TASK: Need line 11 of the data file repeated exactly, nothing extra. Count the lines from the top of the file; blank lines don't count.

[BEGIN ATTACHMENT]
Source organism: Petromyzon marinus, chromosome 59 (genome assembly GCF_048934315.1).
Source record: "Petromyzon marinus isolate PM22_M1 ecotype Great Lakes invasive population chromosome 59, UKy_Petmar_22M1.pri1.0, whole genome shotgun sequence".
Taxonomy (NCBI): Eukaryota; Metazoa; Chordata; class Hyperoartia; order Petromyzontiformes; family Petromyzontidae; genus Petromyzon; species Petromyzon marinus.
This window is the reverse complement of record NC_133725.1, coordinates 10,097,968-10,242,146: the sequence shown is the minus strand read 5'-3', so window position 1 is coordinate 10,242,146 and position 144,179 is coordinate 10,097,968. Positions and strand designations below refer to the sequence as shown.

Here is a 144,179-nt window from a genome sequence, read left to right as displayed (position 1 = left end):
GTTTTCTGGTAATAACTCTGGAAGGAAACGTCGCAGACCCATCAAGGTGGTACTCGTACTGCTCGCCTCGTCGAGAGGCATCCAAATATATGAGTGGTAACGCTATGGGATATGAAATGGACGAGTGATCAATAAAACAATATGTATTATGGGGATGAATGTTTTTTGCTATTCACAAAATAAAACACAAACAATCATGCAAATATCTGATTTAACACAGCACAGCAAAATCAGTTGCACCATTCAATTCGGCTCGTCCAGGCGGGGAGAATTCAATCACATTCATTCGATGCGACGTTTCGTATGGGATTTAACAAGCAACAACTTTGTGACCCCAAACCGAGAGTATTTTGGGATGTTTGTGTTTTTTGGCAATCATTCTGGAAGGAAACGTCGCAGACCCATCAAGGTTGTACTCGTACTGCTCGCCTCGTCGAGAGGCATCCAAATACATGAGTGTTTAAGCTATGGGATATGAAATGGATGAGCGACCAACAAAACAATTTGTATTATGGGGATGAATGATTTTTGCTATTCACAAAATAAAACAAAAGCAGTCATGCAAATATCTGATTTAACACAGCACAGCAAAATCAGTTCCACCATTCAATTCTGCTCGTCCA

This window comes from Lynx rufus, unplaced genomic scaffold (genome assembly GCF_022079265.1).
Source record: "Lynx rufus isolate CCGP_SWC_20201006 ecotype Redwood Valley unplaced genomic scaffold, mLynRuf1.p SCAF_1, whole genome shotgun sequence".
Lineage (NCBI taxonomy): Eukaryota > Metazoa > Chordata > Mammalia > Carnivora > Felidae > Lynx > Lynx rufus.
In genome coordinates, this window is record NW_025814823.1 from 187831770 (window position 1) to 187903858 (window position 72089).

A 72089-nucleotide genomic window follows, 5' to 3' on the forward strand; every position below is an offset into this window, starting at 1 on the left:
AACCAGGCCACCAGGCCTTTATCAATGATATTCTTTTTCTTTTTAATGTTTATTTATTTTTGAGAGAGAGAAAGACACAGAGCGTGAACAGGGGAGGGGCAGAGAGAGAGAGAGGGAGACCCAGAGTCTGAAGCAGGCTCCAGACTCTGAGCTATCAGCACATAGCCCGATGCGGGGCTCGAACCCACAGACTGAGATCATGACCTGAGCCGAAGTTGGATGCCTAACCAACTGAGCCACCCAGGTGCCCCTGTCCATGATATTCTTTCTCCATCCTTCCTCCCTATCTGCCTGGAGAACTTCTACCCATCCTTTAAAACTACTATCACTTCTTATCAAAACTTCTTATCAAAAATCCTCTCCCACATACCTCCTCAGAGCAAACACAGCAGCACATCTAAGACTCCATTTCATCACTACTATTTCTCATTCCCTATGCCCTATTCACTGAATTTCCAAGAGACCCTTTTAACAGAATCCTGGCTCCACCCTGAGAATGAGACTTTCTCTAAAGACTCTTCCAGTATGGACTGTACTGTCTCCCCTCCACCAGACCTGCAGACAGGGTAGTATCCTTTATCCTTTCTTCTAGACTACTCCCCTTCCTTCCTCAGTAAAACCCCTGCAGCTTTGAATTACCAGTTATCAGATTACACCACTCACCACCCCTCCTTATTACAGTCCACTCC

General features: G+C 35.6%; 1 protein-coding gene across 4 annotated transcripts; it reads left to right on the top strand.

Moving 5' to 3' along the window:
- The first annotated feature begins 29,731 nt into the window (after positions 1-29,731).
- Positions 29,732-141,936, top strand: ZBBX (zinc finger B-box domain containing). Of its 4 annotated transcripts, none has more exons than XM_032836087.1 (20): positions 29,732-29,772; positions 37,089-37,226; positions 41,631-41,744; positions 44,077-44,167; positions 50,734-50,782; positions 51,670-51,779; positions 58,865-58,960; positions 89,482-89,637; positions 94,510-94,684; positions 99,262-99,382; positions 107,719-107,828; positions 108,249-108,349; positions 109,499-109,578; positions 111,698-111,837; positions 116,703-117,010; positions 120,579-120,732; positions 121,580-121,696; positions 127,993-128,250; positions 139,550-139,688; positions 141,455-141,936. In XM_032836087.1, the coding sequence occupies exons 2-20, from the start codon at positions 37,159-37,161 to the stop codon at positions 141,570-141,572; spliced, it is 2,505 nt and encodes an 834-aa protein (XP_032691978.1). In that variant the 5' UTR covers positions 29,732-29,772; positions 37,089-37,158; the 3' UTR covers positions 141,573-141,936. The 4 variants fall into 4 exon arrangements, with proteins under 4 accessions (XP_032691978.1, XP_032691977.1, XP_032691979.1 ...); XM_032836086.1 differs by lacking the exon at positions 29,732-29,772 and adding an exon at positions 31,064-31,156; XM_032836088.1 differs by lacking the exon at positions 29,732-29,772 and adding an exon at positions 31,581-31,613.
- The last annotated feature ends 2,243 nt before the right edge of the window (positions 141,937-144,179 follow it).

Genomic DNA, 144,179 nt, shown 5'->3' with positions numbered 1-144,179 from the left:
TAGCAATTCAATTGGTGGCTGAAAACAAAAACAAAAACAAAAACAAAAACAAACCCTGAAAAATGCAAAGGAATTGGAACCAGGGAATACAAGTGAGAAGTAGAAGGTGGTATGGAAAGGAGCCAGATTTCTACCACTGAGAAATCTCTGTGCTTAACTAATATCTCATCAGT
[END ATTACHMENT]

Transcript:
A 72089-nucleotide genomic window follows, 5' to 3' on the forward strand; every position below is an offset into this window, starting at 1 on the left: